Social sciences often aspire to move beyond exploring individual behaviours and seek to understand how the interaction between individuals leads to large-scale outcomes. In this process, an understanding of complex systems requires more than understanding its parts. Agent-based modelling (ABM) is a bottom-up modelling approach in which macro-level system behaviour is modelled through the behaviours of micro-level autonomous, interacting agents. ABM can generate deep quantitative and qualitative insights into complex socio-economic, natural and man-made systems through simulating the interactions of processes, diversity and behaviours on different scales. Social interventions are generally designed to influence micro-level behaviour (e.g. the behaviour of an individual or household). Similarly, evaluations are generally interested in explaining micro-level behavioural changes. ABM, in contrast, allows macro-level mechanisms to be represented, making it well-suited to evaluate complex programmes and policies, for example, the evaluation of multi-intervention outreach programmes.
Recent ABM applications have been made possible by advances in the development of specialised agent-based modelling software, more granular and larger data sets and advancements in computer performance (Macal and North 2010). However, ABM is a complex and resource-intensive method: the implementation process requires expert modellers, the results can be difficult to understand and communicate, and the application of ABM can be costly.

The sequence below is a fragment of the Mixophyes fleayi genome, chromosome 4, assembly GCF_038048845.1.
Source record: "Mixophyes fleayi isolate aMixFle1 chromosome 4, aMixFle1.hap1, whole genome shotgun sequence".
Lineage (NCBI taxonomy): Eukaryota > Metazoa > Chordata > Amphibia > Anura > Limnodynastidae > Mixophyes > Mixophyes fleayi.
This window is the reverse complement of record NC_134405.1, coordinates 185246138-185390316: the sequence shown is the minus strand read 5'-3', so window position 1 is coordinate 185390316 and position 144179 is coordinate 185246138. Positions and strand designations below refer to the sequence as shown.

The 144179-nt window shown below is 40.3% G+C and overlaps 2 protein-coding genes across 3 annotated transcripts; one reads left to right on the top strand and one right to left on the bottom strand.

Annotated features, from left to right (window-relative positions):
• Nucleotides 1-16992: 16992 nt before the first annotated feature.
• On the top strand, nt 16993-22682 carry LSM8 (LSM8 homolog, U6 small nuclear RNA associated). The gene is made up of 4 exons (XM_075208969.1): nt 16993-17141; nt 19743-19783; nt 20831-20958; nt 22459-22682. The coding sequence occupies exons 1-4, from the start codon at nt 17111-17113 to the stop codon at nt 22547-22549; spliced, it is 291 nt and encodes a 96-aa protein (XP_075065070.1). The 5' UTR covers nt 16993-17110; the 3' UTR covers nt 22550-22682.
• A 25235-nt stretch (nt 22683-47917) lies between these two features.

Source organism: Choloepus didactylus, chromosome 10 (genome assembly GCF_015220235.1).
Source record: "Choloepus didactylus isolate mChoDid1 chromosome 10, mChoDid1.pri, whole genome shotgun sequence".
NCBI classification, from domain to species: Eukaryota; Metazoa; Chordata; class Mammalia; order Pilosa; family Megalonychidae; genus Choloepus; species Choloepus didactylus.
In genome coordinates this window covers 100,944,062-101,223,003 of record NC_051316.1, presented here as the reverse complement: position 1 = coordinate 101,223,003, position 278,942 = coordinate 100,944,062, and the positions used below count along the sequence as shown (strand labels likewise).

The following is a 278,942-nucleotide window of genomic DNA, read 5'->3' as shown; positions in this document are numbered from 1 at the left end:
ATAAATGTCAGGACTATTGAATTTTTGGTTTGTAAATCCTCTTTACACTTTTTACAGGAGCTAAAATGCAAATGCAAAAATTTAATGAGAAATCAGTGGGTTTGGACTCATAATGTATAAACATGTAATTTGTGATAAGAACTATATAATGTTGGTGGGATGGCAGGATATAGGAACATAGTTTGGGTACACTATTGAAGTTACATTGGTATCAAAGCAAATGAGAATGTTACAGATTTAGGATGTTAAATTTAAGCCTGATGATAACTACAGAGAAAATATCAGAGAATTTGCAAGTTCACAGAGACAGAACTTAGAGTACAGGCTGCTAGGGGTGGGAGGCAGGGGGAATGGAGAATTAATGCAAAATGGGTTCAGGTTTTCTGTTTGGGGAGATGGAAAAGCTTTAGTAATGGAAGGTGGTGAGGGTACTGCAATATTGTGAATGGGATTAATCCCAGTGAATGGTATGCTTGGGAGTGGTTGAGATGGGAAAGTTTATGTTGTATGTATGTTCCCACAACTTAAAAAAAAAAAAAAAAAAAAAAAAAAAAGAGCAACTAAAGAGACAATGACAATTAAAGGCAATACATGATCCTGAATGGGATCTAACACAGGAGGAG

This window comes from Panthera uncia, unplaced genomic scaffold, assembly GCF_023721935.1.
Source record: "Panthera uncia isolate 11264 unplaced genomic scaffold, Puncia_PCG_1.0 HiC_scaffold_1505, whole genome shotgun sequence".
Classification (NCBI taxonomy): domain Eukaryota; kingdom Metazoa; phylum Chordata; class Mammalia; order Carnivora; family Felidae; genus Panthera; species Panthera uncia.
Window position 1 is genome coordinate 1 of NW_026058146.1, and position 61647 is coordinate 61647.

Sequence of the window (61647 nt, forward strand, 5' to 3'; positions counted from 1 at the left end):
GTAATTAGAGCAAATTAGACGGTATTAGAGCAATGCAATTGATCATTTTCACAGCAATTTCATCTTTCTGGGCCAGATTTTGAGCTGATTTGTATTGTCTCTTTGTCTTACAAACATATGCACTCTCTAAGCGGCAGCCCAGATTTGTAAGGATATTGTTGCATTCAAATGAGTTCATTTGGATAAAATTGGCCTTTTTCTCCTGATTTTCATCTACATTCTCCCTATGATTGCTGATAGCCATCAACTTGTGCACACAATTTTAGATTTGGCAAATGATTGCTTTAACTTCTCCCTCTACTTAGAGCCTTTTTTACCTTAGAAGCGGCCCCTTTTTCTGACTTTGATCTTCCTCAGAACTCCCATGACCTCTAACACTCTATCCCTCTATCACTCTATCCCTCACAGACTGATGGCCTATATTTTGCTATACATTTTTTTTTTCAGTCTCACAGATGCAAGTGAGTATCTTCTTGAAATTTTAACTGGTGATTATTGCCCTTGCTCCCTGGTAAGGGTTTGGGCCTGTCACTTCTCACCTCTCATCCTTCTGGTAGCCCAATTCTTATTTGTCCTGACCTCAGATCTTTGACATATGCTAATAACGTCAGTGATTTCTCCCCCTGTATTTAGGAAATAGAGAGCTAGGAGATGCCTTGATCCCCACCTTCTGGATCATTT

What is involved?
The underlying premise of ABM is its ‘complex system-thinking’. That is, the complex world is comprised of numerous interrelated individuals, whose interactions create higher-level features. In ABM, such emergent phenomena are generated from the bottom up (Bonabeau 2002) by seeking to identify the underlying rules that govern the behaviours of whole systems. ABM presumes that simple rules behind individual actions can lead to coherent group behaviour, and that even a small change in these rules can radically change group behaviour.
A typical ABM has three main elements:
- Agents: Agents are autonomous. They are ‘active, initiating their actions to achieve their internal goals, rather than merely passive, reactively responding to other agents and the environment’ (Macal and North 2010, p. 153).
- The relationships between agents: ABM is concerned with two main questions: who interacts with whom (as agents only connect to a subset of agents – termed neighbours), and how these neighbours are connected (the topology of connectedness).
- Environments: Information about the environment in which agents interact may be needed beyond mere spatial location: while interacting with their environment, agents are constrained in their actions by the infrastructure, resources, capacities or links that the environment can provide.
These elements need to be identified, modelled and programmed to create an ABM.
Axelrod and Tesfatsion’s On-Line Guide for Newcomers to ABM provides a good introduction to ABM.
An introductory tutorial into the background and application of ABM:
Macal, C. and North, M. (2014) Introductory tutorial: Agent-based modeling and simulation. In Proceedings of the Winter Simulation Conference 2014, pp. 6–20. IEEE.
A widely read book that provides a simple overview of the methodology, including how to construct simple ABM:
Gilbert, N. and Troitzsch, K. (2005) Simulation for the Social Scientist, McGraw-Hill.